Trusting health advice from governments and health workers, and feeling positively about vaccines, are strongly associated with trust in institutions, according to a peer-reviewed study from UCLA researchers published in the August edition of the journal Health Affairs.
“Trust is essential for effective health care delivery and health policy implementation,” said Dr. Corrina Moucheraud, UCLA Fielding School of Public Health professor of health policy and lead author of the study – “Trust in Governments and Health Workers Low Globally, Influencing Attitudes Toward Health Information, Vaccines” – which drew on surveys of more than 149,000 people in 144 countries.
In the midst of a global pandemic that has claimed more than 4.2 million lives, according to the World Health Organization, and where basic preventive measures depend heavily on trust in government leaders and healthcare professionals, the findings are a sober reminder of the need for effective public health communications to control the crisis, Moucheraud said.
“What we’ve learned through this research is that trust in government may be critical for trust in health messages, and for feeling that vaccines are important, effective and safe – but only one-quarter of respondents globally meet this bar,” she said. “And fewer than half of respondents globally said that they trust doctors and nurses a lot.”
The findings are based on analysis of responses to the 2018 Wellcome Global Monitor survey, which is the most recent and comprehensive (across all geographic regions and income levels) global assessment of people’s opinions of health and medical topics, including trust and attitudes toward vaccines.
“People’s trust in these institutions (governments and healthcare professionals) was correlated with trust in health or medical advice from them, and with more positive attitudes toward vaccines,” said Huiying Guo, a Fielding School doctoral student and co-author of the study. “Vaccine attitudes also varied substantially worldwide, with safety being the most common concern.”
There were significant differences by geographic region: positive attitudes toward vaccines—feeling that they are safe, effective, and important—varied widely, with more than 70% of South Asian respondents, but fewer than 40% of European or East Asian respondents, strongly agreeing with these sentiments. In some regions (East Asia, Europe, and North America), respondents were particularly unlikely to strongly agree that vaccines were safe.
Positive vaccine attitudes were about 39% more common among those who trust the government and 59% more common among those who trust health advice from the government. Those who trust doctors and nurses, as well as those who trust health advice from medical workers such as doctors and nurses, were also more likely to report positive vaccine attitudes.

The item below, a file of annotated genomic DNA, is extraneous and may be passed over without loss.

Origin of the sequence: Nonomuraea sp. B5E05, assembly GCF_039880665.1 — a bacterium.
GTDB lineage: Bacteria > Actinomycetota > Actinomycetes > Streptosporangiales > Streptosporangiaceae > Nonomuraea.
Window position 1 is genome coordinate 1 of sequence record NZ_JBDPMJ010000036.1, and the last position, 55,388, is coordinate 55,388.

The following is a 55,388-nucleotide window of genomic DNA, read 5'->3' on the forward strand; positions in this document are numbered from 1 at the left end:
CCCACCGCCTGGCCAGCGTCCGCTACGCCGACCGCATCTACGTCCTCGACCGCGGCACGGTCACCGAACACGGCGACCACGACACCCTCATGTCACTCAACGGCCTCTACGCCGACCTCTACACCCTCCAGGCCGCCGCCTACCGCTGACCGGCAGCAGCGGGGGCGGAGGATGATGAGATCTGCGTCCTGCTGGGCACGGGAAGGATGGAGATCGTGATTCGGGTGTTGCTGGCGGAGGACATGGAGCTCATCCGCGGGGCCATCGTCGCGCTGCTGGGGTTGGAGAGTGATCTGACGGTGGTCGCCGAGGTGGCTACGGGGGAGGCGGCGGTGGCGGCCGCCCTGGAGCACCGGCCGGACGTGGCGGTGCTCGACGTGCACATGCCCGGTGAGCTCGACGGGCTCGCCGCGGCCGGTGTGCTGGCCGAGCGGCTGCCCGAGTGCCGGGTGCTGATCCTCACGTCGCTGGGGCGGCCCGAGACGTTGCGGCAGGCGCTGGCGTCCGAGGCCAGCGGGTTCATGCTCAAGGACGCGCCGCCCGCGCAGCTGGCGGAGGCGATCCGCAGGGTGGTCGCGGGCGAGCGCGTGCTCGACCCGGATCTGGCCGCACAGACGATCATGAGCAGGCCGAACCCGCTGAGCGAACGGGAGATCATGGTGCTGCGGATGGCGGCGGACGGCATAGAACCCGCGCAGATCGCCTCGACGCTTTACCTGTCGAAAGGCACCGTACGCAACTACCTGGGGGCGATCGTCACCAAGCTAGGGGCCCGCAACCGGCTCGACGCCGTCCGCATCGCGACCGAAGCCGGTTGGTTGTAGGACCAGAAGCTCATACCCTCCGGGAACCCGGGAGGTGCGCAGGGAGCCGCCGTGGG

Although the survey pre-dates the SARS-CoV-2 outbreak by roughly one year, the researchers found elements that may be relevant to the current pandemic. Trust in government was positively associated with rural residence and negatively associated with educational attainment, and was highest among those who were older. The researchers also identified gender differences - women expressed greater trust in medical advice from the government and from medical workers, compared with men. These suggest potential areas for prioritizing or focusing interventions and public health messaging.
The analysis found three key findings that are especially relevant to policy-making:
- First, in settings where public trust in governments is especially low, public officials might not be the optimal “face” of public health messages.
- Second, family physicians may be more effective at communicating health advice and vaccine messages, rather than local or national public health officials.
- Third, understanding the sources of vaccine attitudes is essential to boosting vaccination rates.
The relative priority of vaccine safety found in the survey, for example, suggests that information on this topic could be emphasized, instead of focusing on vaccine importance or effectiveness.
“Policy makers should understand that the public may have varying levels of trust in different institutions and actors,” said co-author Dr. James Macinko, also with the Fielding School. “Although much attention is paid to crafting public health messages, it may be equally important, especially during a pandemic, to identify appropriate, trusted messengers to deliver those messages more effectively to different target populations.”
Reference: Moucheraud C, Guo H, Macinko J. “Trust in governments and health workers low globally, influencing attitudes toward health information, vaccines.” Health Affairs (Millwood). 2021; 40(8); 1215-24. doi.org/10.1377/hlthaff.2020.02006
Source: UCLA Fielding School of Public Health